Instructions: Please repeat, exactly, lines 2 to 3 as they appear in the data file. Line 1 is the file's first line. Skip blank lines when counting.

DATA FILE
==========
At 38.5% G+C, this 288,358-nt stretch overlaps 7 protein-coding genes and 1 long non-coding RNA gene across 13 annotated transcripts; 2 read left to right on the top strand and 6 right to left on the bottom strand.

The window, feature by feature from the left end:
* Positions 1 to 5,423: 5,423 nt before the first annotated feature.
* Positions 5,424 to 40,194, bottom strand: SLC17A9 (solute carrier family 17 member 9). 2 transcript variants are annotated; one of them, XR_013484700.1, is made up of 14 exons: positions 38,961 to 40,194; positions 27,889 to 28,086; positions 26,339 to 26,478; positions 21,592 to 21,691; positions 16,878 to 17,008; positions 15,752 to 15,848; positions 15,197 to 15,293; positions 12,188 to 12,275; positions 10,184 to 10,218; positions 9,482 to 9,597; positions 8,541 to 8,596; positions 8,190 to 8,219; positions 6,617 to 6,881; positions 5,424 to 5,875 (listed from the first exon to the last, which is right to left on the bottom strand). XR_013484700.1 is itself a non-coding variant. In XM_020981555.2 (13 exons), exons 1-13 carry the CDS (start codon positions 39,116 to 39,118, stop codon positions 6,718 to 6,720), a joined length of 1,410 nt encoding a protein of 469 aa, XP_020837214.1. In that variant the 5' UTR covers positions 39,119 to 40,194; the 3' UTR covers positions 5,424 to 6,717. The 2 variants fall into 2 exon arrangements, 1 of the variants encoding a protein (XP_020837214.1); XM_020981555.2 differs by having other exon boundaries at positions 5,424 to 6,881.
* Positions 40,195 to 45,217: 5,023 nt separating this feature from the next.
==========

The window, feature by feature from the left end:
* Positions 1 to 5,423: 5,423 nt before the first annotated feature.